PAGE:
Conversion to sirolimus-based immunosuppression in maintenance liver transplantation patients

Authors


Abstract

Sirolimus (SRL) has been proposed to replace calcineurin inhibitors (CNI) in case of CNI-induced toxicity. The aim of this study was to evaluate the efficacy and safety of conversion from CNI to SRL in maintenance liver transplantation (LT) patients. Between 2002 and 2006, conversion was performed in 48 patients (17 female, 31 male; mean age 57 ± 10 yr) after a median delay of 19.4 months (range 0.2–173 months) after LT. Indication for conversion was renal impairment (RI) (78%), CNI neurotoxicity (13%), or post-LT cancer (9%). Median follow-up was 22.6 ± 11 months. Median SRL dosage and trough levels were 2.4 ± 1.3 mg and 8.1 ± 2.7 μg/L. Immunosuppression consisted of SRL alone (33%), or SRL + mycophenolate mofetil (MMF) (39%), SRL + prednisone (15%), SRL + CNI (4%), or SRL + MMF + prednisone (8%). Mean glomerular filtration rate (GFR) improved from 33 to 48 mL/minute in patients with severe RI (P = 0.022) and from 56 to 74 mL/minute in patients with moderate RI (P = 0.0001). After conversion, main complications were albuminuria (36%), hyperlipidemia (49%), dermatitis (14%), edema (14%), oral ulcers (12%), joint pain (4%), infection (2%), and pneumonia (2%). Acute rejection (AR) occurred in 17% of the patients. SRL was withdrawn in 17% of the patients. In conclusion, conversion from CNI to SRL is safe and is associated with significant renal function improvement. Liver Transpl 13:658–664, 2007. © 2007 AASLD.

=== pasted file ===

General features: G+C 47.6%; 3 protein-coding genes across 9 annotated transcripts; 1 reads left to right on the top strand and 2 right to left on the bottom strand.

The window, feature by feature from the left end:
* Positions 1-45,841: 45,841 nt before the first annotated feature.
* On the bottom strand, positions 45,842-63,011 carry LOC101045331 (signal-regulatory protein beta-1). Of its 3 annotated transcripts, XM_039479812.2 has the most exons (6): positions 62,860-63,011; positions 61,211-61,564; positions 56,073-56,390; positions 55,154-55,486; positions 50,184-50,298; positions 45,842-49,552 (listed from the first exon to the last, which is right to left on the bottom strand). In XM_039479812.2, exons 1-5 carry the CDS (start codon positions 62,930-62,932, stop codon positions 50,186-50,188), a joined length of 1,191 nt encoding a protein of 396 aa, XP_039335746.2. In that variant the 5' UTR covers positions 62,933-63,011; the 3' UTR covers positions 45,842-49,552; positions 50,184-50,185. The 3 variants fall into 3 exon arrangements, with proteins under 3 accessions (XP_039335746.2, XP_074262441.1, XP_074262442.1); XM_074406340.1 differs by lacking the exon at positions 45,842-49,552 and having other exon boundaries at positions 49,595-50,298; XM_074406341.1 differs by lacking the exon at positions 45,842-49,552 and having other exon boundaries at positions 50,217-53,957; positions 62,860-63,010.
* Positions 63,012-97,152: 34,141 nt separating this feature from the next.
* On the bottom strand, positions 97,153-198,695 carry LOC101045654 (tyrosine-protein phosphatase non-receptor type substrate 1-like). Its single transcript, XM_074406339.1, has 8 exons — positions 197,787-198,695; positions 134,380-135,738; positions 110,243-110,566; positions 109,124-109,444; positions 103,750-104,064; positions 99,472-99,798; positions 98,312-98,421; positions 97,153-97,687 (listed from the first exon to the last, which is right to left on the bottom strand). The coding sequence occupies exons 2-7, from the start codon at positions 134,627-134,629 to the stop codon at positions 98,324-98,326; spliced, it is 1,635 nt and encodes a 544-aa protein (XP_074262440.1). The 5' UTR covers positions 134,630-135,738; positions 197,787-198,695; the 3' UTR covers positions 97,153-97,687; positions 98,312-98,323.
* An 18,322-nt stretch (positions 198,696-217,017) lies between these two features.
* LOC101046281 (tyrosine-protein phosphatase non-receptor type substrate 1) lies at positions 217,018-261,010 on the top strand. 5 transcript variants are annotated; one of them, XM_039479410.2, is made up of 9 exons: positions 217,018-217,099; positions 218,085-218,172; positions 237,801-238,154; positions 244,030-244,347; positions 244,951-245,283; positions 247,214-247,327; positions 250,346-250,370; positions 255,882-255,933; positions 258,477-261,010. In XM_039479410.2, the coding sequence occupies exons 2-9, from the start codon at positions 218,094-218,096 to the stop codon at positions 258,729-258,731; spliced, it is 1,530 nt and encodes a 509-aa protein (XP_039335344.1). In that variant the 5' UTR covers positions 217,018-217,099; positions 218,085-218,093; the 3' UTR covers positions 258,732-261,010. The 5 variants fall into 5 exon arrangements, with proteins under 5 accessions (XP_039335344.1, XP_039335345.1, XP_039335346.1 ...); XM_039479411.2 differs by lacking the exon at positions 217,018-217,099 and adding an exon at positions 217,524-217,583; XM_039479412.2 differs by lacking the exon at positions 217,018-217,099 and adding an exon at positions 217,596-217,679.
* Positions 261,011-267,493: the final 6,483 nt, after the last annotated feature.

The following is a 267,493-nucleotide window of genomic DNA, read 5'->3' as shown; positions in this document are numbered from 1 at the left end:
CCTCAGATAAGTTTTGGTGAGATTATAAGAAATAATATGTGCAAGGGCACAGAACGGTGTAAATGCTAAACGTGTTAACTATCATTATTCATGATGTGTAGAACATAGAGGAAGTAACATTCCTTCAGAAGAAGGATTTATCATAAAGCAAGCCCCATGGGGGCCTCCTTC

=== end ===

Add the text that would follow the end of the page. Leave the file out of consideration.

Sirolimus (SRL) (Rapamycin; Wyeth-Ayerst, Zug, Switzerland) is a new immunosuppressive drug that has been proposed to replace calcineurin inhibitors (CNI) in case of CNI-induced toxicity. It is approved for renal transplantation. Randomized, controlled trials comparing SRL with conventional immunosuppressive drugs have not been yet completed in liver transplantation (LT) but several publications have documented the efficacy and safety of SRL in terms of graft and patient survival.1 Conversion from CNI to SRL or addition of SRL to achieve lower CNI target levels improved renal function in pediatric2–4 as well as in adult LT recipients.5–12 CNI-related neurotoxicity also decreased or resolved after conversion to SRL.7, 13–15 In addition, in vitro, SRL is able to inhibit the growth of different human carcinoma cells.16 Therefore, it has been proposed as an immunosuppressive drug in LT for hepatocellular carcinoma.17, 18